FIG. 4 is a view similar to FIG. 1 of PFD 90 according to a further embodiment of the present invention. Like reference numbers are used to refer to like areas on FIGS. 1 and 4. What is different between FIGS. 1 and 4 are CDI areas 96, 100, compass rose (CR) 98, area 102 below CR 98 and RNP value screen areas 94, 95 and CD value screen area 97. Area 94 illuminates with the legend “RNP” when RNP conditions exist. Area 95 optionally gives the current RNP value, for example, “5.0” nautical miles or “5.0 NM”, the “±” being understood by the user. Area 97 gives the current course deviation (CD) value, e.g., 1.0 NM. FIG. 4 gives an overview of the integration of the display information provided by the present invention with the remainder of the information provided on PFD 90. A more detailed understanding of what the symbols shown in areas 96, 98, 100, 102 represent is provided through reference to FIGS. 5-14.
FIGS. 5-9 concern lateral course deviation information and are views of portions 96, 98, 102 of PFD 90 of FIG. 4 under different operating conditions. In FIGS. 5-9, CDI indicator 96, CR 98 and area 102 below CR 98 are shown for different combinations of RNP, EPU and CD. Referring now to FIGS. 5-9, lateral distance marks 104 are provided in CDI region 96 with maximal separation distance 106 corresponding to the current RNP value. Outer boundary markers 740, 760 correspond to boundary lines 74, 76 of FIGS. 2-3. The actual screen separation distance 106 does not change for different RNP values, but the amount of physical distance it represents is determined by the RNP value obtained from the navigation database in the flight management system (FMS). RNP values may also be manually entered by the operator. RNP values for different locations along the planned flight path are known and stored in the FMS driving PFD 90. RNP values for different flight paths are provided by the Federal Aviation Administration (FAA) or equivalent governing body for any restricted airspace. Central mark 108 in CDI area 96 is the planned flight path location. The RNP value determines the allowable deviation from the planned flight path. Mark 108 remains stationary and width 106 remains constant on PFD 90 irrespective of the actual RNP value represented. Thus CDI display 96 is a relative distance display, where the separation between indicators 104 are, for example, in units of one-half of the current RNP value. For example, for an RNP of ±5 NM, width 106 is 10 NM and each scale marker 104 represents approximately 2.5 NM. By adding more scale markers 104, finer gradations can be displayed. As RNP increases, width 106 represents more miles or kilometers and as RNP shrinks, width 106 represents fewer miles or kilometers.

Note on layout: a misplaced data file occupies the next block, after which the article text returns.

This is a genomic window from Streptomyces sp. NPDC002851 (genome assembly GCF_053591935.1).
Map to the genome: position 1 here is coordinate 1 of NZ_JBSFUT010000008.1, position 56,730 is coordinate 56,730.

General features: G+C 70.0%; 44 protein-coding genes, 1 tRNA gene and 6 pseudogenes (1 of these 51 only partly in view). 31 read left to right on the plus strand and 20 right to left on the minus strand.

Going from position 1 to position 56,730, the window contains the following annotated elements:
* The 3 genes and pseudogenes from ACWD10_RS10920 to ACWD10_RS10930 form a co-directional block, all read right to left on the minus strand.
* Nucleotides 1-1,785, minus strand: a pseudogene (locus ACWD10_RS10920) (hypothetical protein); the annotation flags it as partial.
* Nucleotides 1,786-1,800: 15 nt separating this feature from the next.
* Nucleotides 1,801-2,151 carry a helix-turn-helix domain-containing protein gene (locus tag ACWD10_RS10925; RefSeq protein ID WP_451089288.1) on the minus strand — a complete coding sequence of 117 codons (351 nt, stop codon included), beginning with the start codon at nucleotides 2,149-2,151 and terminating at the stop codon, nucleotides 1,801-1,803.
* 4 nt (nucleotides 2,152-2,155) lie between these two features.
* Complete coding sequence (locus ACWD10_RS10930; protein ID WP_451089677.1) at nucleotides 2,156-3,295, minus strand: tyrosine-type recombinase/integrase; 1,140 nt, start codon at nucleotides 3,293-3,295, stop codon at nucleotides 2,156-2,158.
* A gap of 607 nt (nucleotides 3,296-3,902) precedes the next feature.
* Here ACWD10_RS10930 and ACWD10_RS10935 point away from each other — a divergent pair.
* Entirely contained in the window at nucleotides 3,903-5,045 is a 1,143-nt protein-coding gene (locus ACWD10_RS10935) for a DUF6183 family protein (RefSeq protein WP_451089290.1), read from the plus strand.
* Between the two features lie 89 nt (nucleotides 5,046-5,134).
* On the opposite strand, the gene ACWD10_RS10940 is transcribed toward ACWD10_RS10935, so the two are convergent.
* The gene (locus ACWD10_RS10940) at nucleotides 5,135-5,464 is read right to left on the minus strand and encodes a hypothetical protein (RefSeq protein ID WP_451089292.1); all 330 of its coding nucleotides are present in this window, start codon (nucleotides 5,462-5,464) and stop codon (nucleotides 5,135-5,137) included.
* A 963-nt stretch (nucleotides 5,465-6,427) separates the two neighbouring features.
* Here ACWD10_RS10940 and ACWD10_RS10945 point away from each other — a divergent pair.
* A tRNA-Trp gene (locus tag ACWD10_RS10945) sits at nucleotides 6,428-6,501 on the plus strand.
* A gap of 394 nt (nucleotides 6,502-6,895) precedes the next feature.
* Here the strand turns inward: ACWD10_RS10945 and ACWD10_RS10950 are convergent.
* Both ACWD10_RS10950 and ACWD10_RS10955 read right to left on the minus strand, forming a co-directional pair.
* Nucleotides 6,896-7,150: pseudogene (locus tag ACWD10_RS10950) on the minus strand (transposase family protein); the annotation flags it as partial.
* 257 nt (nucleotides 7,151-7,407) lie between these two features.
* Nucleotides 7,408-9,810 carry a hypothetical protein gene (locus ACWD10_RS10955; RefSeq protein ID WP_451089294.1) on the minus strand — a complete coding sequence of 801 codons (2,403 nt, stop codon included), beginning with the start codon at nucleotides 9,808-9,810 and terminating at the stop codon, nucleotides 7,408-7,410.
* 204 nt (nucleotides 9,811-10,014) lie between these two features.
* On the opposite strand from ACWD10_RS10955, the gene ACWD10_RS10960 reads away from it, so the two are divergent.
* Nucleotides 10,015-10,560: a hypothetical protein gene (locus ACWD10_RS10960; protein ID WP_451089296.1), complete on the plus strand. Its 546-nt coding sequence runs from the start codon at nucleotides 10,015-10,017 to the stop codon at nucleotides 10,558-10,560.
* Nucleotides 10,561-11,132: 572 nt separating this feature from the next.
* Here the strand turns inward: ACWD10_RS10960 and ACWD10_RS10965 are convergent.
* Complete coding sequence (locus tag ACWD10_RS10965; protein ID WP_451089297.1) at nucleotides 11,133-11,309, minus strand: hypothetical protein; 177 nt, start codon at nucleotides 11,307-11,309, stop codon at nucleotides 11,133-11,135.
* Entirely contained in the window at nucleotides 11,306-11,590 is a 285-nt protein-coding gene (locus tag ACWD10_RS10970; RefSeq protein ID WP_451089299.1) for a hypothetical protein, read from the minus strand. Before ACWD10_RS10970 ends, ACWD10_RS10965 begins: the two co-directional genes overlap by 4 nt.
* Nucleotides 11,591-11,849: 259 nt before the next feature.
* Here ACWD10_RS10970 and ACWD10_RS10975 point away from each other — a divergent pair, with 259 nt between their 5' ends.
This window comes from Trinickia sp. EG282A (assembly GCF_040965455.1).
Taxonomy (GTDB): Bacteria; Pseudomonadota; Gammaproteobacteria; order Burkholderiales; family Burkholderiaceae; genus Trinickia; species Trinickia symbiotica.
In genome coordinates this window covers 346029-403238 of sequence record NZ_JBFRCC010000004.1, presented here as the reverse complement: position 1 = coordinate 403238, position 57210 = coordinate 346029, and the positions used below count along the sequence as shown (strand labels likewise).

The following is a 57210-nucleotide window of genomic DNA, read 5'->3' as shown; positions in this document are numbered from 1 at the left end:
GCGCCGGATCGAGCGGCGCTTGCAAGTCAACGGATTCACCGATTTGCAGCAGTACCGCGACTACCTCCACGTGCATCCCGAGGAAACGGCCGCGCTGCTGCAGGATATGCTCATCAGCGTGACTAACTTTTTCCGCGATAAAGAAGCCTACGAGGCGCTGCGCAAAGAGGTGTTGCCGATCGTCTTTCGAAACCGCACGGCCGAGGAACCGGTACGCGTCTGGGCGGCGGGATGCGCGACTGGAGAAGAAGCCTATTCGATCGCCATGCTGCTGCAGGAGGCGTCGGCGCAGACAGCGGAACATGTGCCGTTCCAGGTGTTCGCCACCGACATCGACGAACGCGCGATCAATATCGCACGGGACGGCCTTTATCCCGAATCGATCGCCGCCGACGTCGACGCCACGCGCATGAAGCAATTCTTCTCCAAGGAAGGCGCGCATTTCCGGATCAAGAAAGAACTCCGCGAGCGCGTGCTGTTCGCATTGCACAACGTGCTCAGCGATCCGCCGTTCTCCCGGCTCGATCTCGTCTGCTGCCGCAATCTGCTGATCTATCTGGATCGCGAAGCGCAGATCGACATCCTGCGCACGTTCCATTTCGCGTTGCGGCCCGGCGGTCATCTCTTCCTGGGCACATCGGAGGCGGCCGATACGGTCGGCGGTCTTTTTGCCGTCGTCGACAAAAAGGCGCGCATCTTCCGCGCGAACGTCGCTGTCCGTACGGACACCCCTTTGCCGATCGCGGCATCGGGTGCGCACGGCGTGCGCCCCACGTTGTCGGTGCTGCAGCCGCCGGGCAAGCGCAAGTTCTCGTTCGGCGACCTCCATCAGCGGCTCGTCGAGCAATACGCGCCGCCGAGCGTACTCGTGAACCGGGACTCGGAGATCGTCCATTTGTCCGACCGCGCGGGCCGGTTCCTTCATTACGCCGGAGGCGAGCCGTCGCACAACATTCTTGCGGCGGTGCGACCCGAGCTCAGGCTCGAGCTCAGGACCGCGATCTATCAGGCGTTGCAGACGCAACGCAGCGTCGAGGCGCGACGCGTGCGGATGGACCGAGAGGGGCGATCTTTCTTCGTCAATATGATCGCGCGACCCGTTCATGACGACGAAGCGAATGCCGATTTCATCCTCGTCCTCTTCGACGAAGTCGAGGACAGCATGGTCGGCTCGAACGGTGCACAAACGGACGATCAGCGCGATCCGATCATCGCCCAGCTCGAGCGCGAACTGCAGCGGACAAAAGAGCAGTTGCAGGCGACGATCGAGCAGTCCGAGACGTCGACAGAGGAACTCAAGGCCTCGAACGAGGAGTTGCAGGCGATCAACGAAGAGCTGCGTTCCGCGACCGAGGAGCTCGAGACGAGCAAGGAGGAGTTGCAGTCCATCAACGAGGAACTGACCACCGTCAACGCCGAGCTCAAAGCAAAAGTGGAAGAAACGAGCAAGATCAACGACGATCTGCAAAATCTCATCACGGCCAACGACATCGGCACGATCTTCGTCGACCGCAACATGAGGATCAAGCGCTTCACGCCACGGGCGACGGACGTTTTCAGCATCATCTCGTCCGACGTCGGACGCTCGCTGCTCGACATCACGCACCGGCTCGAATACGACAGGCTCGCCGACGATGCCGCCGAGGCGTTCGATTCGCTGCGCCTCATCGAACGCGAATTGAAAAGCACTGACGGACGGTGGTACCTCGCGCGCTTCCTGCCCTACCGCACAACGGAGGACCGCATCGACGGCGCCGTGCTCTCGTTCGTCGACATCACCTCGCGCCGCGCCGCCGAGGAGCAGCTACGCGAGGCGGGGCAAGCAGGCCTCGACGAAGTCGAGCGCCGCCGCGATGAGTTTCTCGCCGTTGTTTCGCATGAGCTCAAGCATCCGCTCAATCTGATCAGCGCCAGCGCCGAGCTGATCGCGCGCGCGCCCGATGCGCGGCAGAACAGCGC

The estimated aircraft position is indicated by mark 110. However for safe operation, the estimated aircraft position by itself is not sufficient. The estimated position uncertainty (EPU) must also be taken into account. The EPU value is represented by brackets or winglets 112, usually centered on estimated position mark 110 (but not necessarily so—see FIG. 12), with width 114 in FIG. 4 or widths 1145-1149 in FIGS. 5-9 representing the EPU value in RNP units. CDI display 96 is a relative display, that is, width 114 or 1145-1149 is represented in RNP units. For example, if RNP is ±5 KM then width 106 corresponds to 10 KM and if EPU is ±2 KM (total EPU distance 4 KM) then width 114 is forty percent of width 106. If the RNP drops to ±2 KM, then width 114 will be equal to width 106. Separation 113 between course mark 108 and position mark 110 is the current course deviation (CD). CD 113 is also represented in RNP units. The representation shown in FIGS. 4-9 conveys substantially the same information about lateral navigation safety as screens 702, 703 of FIGS. 2-3 but in a much more compact form suitable for inclusion in PFD 90. With respect to variable distances or widths in FIGS. 5-9 the convention is followed herein of identifying the particular values in the different figures by including the figure number in the corresponding reference number shown in FIG. 4. Thus, width 114 in FIG. 4 is correspondingly identified as 1145, 1146, 1147, 1148, 1149 respectively in FIGS. 5-9. The same convention applies to widths or distances 1136-1138 in FIGS. 6-8 and 1156-1159 in FIGS. 5-9.